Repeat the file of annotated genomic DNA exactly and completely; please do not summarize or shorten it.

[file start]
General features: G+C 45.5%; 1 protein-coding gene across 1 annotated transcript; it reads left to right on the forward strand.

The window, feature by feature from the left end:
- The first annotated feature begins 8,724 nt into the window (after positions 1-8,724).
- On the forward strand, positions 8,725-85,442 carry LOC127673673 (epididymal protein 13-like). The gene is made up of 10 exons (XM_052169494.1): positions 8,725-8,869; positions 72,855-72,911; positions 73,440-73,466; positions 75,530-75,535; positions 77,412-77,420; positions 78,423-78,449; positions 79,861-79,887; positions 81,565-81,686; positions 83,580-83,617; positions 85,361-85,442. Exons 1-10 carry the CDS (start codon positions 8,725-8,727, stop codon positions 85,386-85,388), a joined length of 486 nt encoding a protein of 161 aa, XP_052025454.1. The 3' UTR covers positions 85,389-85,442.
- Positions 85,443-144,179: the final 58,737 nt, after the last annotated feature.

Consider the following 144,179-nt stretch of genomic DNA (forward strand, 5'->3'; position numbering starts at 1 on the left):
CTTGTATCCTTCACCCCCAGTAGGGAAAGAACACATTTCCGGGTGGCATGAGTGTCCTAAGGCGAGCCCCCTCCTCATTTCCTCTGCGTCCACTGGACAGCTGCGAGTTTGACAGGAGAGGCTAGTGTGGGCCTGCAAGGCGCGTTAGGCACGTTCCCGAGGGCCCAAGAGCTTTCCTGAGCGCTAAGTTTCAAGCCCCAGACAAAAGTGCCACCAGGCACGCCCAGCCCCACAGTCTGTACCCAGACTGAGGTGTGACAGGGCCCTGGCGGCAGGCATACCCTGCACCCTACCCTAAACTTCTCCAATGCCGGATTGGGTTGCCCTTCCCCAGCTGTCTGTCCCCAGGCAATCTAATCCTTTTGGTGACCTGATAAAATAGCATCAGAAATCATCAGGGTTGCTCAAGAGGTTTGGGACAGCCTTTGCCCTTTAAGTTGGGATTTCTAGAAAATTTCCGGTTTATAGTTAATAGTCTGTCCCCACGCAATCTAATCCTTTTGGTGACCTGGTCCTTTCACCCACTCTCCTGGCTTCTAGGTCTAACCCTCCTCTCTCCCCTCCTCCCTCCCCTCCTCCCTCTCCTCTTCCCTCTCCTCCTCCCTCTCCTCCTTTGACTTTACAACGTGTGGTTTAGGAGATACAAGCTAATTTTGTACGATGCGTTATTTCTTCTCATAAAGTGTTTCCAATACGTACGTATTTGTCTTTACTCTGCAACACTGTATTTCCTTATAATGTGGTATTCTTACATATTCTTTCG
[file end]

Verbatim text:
General features: G+C 45.5%; 1 protein-coding gene across 1 annotated transcript; it reads left to right on the forward strand.

The window, feature by feature from the left end:
- The first annotated feature begins 8,724 nt into the window (after positions 1-8,724).
- On the forward strand, positions 8,725-85,442 carry LOC127673673 (epididymal protein 13-like). The gene is made up of 10 exons (XM_052169494.1): positions 8,725-8,869; positions 72,855-72,911; positions 73,440-73,466; positions 75,530-75,535; positions 77,412-77,420; positions 78,423-78,449; positions 79,861-79,887; positions 81,565-81,686; positions 83,580-83,617; positions 85,361-85,442. Exons 1-10 carry the CDS (start codon positions 8,725-8,727, stop codon positions 85,386-85,388), a joined length of 486 nt encoding a protein of 161 aa, XP_052025454.1. The 3' UTR covers positions 85,389-85,442.
- Positions 85,443-144,179: the final 58,737 nt, after the last annotated feature.

Consider the following 144,179-nt stretch of genomic DNA (forward strand, 5'->3'; position numbering starts at 1 on the left):
CTTGTATCCTTCACCCCCAGTAGGGAAAGAACACATTTCCGGGTGGCATGAGTGTCCTAAGGCGAGCCCCCTCCTCATTTCCTCTGCGTCCACTGGACAGCTGCGAGTTTGACAGGAGAGGCTAGTGTGGGCCTGCAAGGCGCGTTAGGCACGTTCCCGAGGGCCCAAGAGCTTTCCTGAGCGCTAAGTTTCAAGCCCCAGACAAAAGTGCCACCAGGCACGCCCAGCCCCACAGTCTGTACCCAGACTGAGGTGTGACAGGGCCCTGGCGGCAGGCATACCCTGCACCCTACCCTAAACTTCTCCAATGCCGGATTGGGTTGCCCTTCCCCAGCTGTCTGTCCCCAGGCAATCTAATCCTTTTGGTGACCTGATAAAATAGCATCAGAAATCATCAGGGTTGCTCAAGAGGTTTGGGACAGCCTTTGCCCTTTAAGTTGGGATTTCTAGAAAATTTCCGGTTTATAGTTAATAGTCTGTCCCCACGCAATCTAATCCTTTTGGTGACCTGGTCCTTTCACCCACTCTCCTGGCTTCTAGGTCTAACCCTCCTCTCTCCCCTCCTCCCTCCCCTCCTCCCTCTCCTCTTCCCTCTCCTCCTCCCTCTCCTCCTTTGACTTTACAACGTGTGGTTTAGGAGATACAAGCTAATTTTGTACGATGCGTTATTTCTTCTCATAAAGTGTTTCCAATACGTACGTATTTGTCTTTACTCTGCAACACTGTATTTCCTTATAATGTGGTATTCTTACATATTCTTTCG